A story since it's a slow morning:
I went to dinner at the relocated Vesuvio at Breckenridge and Rodney Parham last night. (Fine meal.) We went in two cars. When the other driver arrived, he walked up to the table and said, "Well, I got hit up by the guy from Camden who needs gas again."
The guy from Camden? Gas? AGAIN?
Suddenly an incident in my life became clear.
I went for groceries a couple of weeks ago to the Kroger on Cantrell Road. It was Sunday morning, a time when most bad guys are in bed.
As I rolled my cart to the car, a car pulled up — a clean, nearly new Chevy The driver, a clean-cut young white man in business casual clothing rolled down his window. He said something like this:
"I just got up and found someone stole my wallet from the car. I know it was really stupid to leave it there. I work for Lion Oil company." [At this point, he displayed a laminated photo ID card, but I confess I didn't inspect it closely]
He pointed to an official looking clipboard as evidence of the work he'd been doing.
"I'm broke. They took my money and credit cards. I need some gas to get back to Camden. I'm really sorry. I'll pay you back. Is there anyway you could help?"
I had a single $20 in my wallet. I could have walked back into the store to get some change, but, what the heck. It was Sunday. I gave it to him. He thanked me profusely. He asked how he could pay me back. He picked up a pen to write something down. I said, "Just go to arktimes.com. You'll find an address. Send me a check."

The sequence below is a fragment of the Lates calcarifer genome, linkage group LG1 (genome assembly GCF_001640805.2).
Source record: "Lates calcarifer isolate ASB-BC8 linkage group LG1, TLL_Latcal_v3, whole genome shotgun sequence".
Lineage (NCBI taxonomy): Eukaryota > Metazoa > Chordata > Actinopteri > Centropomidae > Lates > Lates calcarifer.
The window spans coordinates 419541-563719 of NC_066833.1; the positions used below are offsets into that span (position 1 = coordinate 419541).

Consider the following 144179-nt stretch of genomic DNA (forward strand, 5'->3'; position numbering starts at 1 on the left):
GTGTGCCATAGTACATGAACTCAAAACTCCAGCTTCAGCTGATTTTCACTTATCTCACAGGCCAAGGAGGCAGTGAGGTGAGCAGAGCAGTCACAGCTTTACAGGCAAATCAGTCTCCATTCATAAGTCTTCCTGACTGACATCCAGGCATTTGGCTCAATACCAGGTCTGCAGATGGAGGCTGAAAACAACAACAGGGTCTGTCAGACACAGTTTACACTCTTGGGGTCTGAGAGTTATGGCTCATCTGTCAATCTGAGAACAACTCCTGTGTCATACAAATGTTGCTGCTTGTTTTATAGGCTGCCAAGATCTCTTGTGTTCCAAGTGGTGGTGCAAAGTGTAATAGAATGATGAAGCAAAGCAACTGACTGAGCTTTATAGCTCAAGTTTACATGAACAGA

He asked directions to the nearest gas station. I gave them.
Needless to say, no check has arrived. And, my friend tells me, this fellow has been working parking lots in the city for a good while, always aiming to get back to Camden. It apparently makes for pretty good steady work. And an ongoing lesson in human psychology. Who could doubt a polite white man from Camden?
I confess feeling something wasn't quite right about the story spun for me that morning. Leave a wallet in your car overnight? And I thought maybe the poor fellow from Camden was just confused when he turned a different direction than I'd suggested to get gas. But he seemed like such a clean-cut and earnest young man. And his new car was spotless. So there you go. And there my $20 went.
The rest of the hard-luck story file: The next morning. I went to Boulevard on Main Street to get a cup of coffee to take to work. A young, disheveled black man stopped me and said he was hungry. Could I help him get something to eat?
Hah. I was ready for that old ploy.
"Sure," I said. "Come in and I'll buy you breakfast."
To my surprise, he happily agreed.
A bit ashamed that I'd suspected he was just looking for beer money, I told him to order away,
He chose the most expensive item on the breakfast menu — the breakfast sandwich, a creation including fancy Italian bacon (pancetta) on artisan bread.
Could he get something to drink, he asked?
"Cafe mocha," he said. "Large."
Bon appétit, I thought to myself as I lumbered back to my car with a plain black coffee and a bagel.
Anybody else encountered the unlucky young man from Camden?